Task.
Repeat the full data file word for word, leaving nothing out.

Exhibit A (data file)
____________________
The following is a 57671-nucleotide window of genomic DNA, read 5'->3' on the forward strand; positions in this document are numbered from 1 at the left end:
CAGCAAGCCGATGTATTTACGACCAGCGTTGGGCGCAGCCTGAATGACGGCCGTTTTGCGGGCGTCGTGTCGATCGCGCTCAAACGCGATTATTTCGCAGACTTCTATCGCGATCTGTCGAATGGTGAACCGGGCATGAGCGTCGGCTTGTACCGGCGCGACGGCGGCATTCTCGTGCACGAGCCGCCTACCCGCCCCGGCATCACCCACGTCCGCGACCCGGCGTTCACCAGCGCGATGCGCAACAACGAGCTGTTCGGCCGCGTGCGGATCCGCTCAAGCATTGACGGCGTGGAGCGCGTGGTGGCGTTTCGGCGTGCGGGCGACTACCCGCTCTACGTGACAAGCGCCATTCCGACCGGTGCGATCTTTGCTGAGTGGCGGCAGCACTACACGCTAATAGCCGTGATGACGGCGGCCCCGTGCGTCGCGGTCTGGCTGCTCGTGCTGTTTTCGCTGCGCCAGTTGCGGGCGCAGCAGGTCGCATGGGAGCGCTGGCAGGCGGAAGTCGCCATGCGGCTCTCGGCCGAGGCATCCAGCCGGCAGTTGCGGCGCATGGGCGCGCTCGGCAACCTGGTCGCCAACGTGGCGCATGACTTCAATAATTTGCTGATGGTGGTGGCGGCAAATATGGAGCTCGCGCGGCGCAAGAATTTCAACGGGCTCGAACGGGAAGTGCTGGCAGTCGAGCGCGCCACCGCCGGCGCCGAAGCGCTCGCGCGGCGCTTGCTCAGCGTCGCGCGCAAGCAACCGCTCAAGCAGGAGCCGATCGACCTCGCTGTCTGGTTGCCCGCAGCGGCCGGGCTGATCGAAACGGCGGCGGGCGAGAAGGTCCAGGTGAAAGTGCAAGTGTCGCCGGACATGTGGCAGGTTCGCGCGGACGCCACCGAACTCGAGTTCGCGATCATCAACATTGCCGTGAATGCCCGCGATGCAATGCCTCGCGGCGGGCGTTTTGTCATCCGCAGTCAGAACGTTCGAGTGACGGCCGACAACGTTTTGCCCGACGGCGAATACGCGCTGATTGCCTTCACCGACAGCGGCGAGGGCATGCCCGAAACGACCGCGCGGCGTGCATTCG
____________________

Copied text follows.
The following is a 57671-nucleotide window of genomic DNA, read 5'->3' on the forward strand; positions in this document are numbered from 1 at the left end:
CAGCAAGCCGATGTATTTACGACCAGCGTTGGGCGCAGCCTGAATGACGGCCGTTTTGCGGGCGTCGTGTCGATCGCGCTCAAACGCGATTATTTCGCAGACTTCTATCGCGATCTGTCGAATGGTGAACCGGGCATGAGCGTCGGCTTGTACCGGCGCGACGGCGGCATTCTCGTGCACGAGCCGCCTACCCGCCCCGGCATCACCCACGTCCGCGACCCGGCGTTCACCAGCGCGATGCGCAACAACGAGCTGTTCGGCCGCGTGCGGATCCGCTCAAGCATTGACGGCGTGGAGCGCGTGGTGGCGTTTCGGCGTGCGGGCGACTACCCGCTCTACGTGACAAGCGCCATTCCGACCGGTGCGATCTTTGCTGAGTGGCGGCAGCACTACACGCTAATAGCCGTGATGACGGCGGCCCCGTGCGTCGCGGTCTGGCTGCTCGTGCTGTTTTCGCTGCGCCAGTTGCGGGCGCAGCAGGTCGCATGGGAGCGCTGGCAGGCGGAAGTCGCCATGCGGCTCTCGGCCGAGGCATCCAGCCGGCAGTTGCGGCGCATGGGCGCGCTCGGCAACCTGGTCGCCAACGTGGCGCATGACTTCAATAATTTGCTGATGGTGGTGGCGGCAAATATGGAGCTCGCGCGGCGCAAGAATTTCAACGGGCTCGAACGGGAAGTGCTGGCAGTCGAGCGCGCCACCGCCGGCGCCGAAGCGCTCGCGCGGCGCTTGCTCAGCGTCGCGCGCAAGCAACCGCTCAAGCAGGAGCCGATCGACCTCGCTGTCTGGTTGCCCGCAGCGGCCGGGCTGATCGAAACGGCGGCGGGCGAGAAGGTCCAGGTGAAAGTGCAAGTGTCGCCGGACATGTGGCAGGTTCGCGCGGACGCCACCGAACTCGAGTTCGCGATCATCAACATTGCCGTGAATGCCCGCGATGCAATGCCTCGCGGCGGGCGTTTTGTCATCCGCAGTCAGAACGTTCGAGTGACGGCCGACAACGTTTTGCCCGACGGCGAATACGCGCTGATTGCCTTCACCGACAGCGGCGAGGGCATGCCCGAAACGACCGCGCGGCGTGCATTCG